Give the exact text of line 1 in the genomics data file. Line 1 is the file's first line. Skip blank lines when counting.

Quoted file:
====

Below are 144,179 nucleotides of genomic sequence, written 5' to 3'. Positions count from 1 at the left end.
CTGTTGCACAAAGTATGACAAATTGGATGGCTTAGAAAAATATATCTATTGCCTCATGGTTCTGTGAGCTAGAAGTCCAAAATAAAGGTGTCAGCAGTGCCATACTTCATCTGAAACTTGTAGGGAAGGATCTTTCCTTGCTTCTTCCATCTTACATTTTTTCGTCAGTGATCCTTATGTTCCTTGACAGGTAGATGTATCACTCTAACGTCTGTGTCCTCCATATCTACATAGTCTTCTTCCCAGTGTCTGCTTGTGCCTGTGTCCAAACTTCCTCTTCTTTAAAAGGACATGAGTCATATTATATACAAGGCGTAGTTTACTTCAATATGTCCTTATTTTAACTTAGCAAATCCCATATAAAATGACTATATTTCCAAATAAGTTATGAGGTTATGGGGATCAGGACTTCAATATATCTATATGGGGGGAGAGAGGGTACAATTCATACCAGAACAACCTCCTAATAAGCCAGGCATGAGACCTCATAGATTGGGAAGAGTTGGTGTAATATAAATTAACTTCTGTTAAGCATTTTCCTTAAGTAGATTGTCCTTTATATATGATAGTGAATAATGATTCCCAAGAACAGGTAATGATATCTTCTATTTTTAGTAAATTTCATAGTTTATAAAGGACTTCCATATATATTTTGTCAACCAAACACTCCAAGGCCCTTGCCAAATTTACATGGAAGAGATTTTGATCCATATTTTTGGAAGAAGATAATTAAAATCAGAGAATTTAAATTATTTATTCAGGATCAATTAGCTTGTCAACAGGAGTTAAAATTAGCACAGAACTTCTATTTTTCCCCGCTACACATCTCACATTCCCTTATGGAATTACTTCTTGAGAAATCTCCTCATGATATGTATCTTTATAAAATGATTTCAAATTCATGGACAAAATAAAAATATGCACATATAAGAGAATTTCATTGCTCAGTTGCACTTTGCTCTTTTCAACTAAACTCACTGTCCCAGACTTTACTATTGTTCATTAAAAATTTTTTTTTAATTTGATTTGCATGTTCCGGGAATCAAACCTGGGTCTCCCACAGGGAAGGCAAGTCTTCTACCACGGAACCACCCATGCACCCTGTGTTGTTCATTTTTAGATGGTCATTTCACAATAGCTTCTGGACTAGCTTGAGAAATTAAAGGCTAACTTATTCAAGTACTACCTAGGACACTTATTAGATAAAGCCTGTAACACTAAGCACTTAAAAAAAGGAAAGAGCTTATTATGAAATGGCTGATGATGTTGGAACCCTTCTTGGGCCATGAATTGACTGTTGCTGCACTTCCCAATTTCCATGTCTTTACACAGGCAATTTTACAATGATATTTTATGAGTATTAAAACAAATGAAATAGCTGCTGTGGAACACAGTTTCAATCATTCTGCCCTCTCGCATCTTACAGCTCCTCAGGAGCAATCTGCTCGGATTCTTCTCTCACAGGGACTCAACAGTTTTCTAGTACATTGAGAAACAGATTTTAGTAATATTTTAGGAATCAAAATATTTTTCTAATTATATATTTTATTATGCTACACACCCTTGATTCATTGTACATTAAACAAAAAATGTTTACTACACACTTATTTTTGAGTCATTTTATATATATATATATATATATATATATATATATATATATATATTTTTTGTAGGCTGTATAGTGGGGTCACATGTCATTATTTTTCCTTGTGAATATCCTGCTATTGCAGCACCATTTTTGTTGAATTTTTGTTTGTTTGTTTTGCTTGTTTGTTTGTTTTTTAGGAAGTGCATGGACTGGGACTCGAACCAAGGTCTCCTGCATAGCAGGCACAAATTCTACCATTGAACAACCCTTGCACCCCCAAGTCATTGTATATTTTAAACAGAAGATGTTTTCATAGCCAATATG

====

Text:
Below are 144,179 nucleotides of genomic sequence, written 5' to 3'. Positions count from 1 at the left end.